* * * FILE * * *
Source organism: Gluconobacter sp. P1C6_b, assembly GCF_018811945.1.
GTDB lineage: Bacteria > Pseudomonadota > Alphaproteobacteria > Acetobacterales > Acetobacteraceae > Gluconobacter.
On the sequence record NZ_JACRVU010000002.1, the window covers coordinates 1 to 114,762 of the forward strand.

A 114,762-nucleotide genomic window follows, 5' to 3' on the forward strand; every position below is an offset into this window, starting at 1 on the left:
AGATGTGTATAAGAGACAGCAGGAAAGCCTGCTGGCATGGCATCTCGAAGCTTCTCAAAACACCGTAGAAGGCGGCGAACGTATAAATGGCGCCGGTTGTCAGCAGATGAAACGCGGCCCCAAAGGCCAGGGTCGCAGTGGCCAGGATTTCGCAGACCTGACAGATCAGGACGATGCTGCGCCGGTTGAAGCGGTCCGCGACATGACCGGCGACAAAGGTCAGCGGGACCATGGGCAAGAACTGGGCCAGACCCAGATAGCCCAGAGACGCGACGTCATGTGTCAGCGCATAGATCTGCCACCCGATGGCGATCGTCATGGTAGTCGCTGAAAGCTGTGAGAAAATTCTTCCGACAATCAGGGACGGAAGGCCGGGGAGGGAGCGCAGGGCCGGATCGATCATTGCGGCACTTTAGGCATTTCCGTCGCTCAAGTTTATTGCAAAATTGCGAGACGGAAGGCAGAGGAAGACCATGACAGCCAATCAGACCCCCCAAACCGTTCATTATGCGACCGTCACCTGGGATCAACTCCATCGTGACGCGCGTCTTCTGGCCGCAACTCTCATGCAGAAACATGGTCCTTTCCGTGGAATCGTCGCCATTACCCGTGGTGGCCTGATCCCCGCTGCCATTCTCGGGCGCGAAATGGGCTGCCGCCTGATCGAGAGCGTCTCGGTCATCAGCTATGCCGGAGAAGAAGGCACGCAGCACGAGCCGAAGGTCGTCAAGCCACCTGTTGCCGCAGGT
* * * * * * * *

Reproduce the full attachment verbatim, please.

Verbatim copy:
Source organism: Gluconobacter sp. P1C6_b, assembly GCF_018811945.1.
GTDB lineage: Bacteria > Pseudomonadota > Alphaproteobacteria > Acetobacterales > Acetobacteraceae > Gluconobacter.
On the sequence record NZ_JACRVU010000002.1, the window covers coordinates 1 to 114,762 of the forward strand.

A 114,762-nucleotide genomic window follows, 5' to 3' on the forward strand; every position below is an offset into this window, starting at 1 on the left:
AGATGTGTATAAGAGACAGCAGGAAAGCCTGCTGGCATGGCATCTCGAAGCTTCTCAAAACACCGTAGAAGGCGGCGAACGTATAAATGGCGCCGGTTGTCAGCAGATGAAACGCGGCCCCAAAGGCCAGGGTCGCAGTGGCCAGGATTTCGCAGACCTGACAGATCAGGACGATGCTGCGCCGGTTGAAGCGGTCCGCGACATGACCGGCGACAAAGGTCAGCGGGACCATGGGCAAGAACTGGGCCAGACCCAGATAGCCCAGAGACGCGACGTCATGTGTCAGCGCATAGATCTGCCACCCGATGGCGATCGTCATGGTAGTCGCTGAAAGCTGTGAGAAAATTCTTCCGACAATCAGGGACGGAAGGCCGGGGAGGGAGCGCAGGGCCGGATCGATCATTGCGGCACTTTAGGCATTTCCGTCGCTCAAGTTTATTGCAAAATTGCGAGACGGAAGGCAGAGGAAGACCATGACAGCCAATCAGACCCCCCAAACCGTTCATTATGCGACCGTCACCTGGGATCAACTCCATCGTGACGCGCGTCTTCTGGCCGCAACTCTCATGCAGAAACATGGTCCTTTCCGTGGAATCGTCGCCATTACCCGTGGTGGCCTGATCCCCGCTGCCATTCTCGGGCGCGAAATGGGCTGCCGCCTGATCGAGAGCGTCTCGGTCATCAGCTATGCCGGAGAAGAAGGCACGCAGCACGAGCCGAAGGTCGTCAAGCCACCTGTTGCCGCAGGT